Arts & Entertainment

Mac Miller’s Posthumous Album is an Open Letter to Himself

Courtesy of Warner RecordsMac Miller’s posthumous album “Circles” was released Jan. 17. The new record is a continuum of previous album “Swimming.”

“Circles” is Malcolm McCormick’s — better known by his stage name Mac Miller — posthumous album and letter written to himself in an attempt to understand his own struggles.

The rapper, multi-instrumentalist and producer died Sept. 7, 2018 due to a drug overdose of fentanyl, cocaine and ethanol. He was set to leave for tour in support of his album “Swimming” Oct. 27, 2018, just over a month later.

In a statement released on McCormick’s Instagram nine days before “Circles” was released, it was revealed that “Circles” is meant to be the companion to his last album with the concept being “swimming in circles.”

Sonically, the album is consistent with rhythmic instruments leading most tracks while smooth synthesizers command others. The album follows McCormick’s trend toward slower-paced songs over his last few releases. When compared to early singles of his, this album proves to be the end of a long artistic adventure.

The entire album is a testament to the artist’s weariness as he battled addiction and mental illness. It’s a personal, straightforward and honest dialogue with just one character — McCormick himself. While McCormick’s previous release had songs like “Jet Fuel” that used the titular substance as a euphemism for the substances McCormick was abusing, “Circles” is a lot blunter lyrically. 

The first and only single off the album, “Good News” is the epitome of what McCormick tried to convey in the album. It’s subtle in its instrumentation, which many of the tracks are, but the lyrics depict a vivid picture of hardship. McCormick asks questions including “Why can’t it just be easy?” and “Why does everybody need me to stay?” further depicting the struggle he was dealing with toward the end of his life.

Later in the album, the song “Hands” continues McCormick’s dialogue with himself, albeit much more harshly. He asks “when’s the last time you took a little time for yourself?” before telling himself, “there’s no reason to be so down” and explaining he would “rather fly around like there’s no ground,” seemingly a reference to getting high to avoid his problems.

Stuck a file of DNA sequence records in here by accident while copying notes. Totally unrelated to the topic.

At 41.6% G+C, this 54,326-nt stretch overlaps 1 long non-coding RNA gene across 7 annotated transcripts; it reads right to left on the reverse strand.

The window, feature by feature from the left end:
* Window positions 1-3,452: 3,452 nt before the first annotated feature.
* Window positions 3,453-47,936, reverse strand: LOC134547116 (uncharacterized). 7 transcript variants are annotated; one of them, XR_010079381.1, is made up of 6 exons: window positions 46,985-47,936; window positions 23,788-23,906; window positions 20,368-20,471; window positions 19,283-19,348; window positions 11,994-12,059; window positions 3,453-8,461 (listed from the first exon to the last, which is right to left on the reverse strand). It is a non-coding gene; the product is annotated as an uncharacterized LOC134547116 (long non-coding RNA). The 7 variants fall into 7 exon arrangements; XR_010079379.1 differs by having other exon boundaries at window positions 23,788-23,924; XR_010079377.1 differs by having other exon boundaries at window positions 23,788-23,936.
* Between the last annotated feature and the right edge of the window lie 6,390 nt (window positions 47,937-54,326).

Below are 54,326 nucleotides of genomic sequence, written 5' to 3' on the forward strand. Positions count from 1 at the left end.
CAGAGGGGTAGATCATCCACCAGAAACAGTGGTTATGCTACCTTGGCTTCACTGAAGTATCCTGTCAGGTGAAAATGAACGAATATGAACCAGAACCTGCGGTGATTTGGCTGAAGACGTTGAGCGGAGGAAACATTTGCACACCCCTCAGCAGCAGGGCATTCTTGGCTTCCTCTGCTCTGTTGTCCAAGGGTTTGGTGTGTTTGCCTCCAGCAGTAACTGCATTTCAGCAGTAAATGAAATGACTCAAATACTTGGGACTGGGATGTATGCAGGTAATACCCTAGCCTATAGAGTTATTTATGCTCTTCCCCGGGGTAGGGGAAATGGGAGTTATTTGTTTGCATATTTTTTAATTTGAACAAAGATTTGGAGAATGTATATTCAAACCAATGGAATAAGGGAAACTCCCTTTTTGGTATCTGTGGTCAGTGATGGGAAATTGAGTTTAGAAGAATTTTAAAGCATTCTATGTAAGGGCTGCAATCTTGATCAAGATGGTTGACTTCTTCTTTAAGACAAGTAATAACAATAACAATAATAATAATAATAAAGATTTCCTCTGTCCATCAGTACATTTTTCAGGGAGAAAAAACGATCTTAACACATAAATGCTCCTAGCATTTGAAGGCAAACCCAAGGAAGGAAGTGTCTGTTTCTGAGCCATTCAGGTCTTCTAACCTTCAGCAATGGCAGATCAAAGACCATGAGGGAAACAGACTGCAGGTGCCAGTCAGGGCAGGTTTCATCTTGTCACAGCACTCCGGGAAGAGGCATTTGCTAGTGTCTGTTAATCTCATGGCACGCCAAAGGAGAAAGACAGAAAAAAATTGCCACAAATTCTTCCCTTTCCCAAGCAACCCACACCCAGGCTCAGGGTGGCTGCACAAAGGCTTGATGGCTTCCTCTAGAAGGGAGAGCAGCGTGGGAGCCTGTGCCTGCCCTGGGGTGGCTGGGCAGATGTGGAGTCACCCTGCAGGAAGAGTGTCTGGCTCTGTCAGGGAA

The track “Everybody” stands out from the rest of the album with a simple piano opening, but also in the fact that it’s a cover of Arthur Lee’s “Everybody’s Gotta Live.” The beautiful interpretation stays true to most of the lyrics while changing the instrumentals to make it a contemporary version of the track.

A noticeable feature of the record is the diminished number of writers from his previous album where there are only two tracks with less than three writers. In contrast, “Circles” only has two tracks with more than three writers. Most tracks have McCormick and Jon Brion, the producer tasked with finishing the album, credited as the only writers.

It’s clear those involved with finishing this album did it in good faith and at no point does the album feel incomplete as many posthumous releases tend to. Brion seemingly understood the direction that McCormick wanted to take the album and delivered it accurately.

Enunciation is another stark contrast from McCormick’s previous release. Some critics mentioned McCormick’s mumbling on “Swimming” as something that took away from the album. “Circles” is quite the opposite in this manner as McCormick not only enunciates every word but also used these songs to show off his singing voice a bit more than he had previously.

The largest difference between the two albums, however, is the tone. While “Swimming” may not be considered a happy album, it still had tracks including “What’s The Use?” that carried a lighter feeling and brightened the album as a whole with funky bass lines and a faster flow. “Circles” has no such songs.

“Circles” is available on all streaming services.

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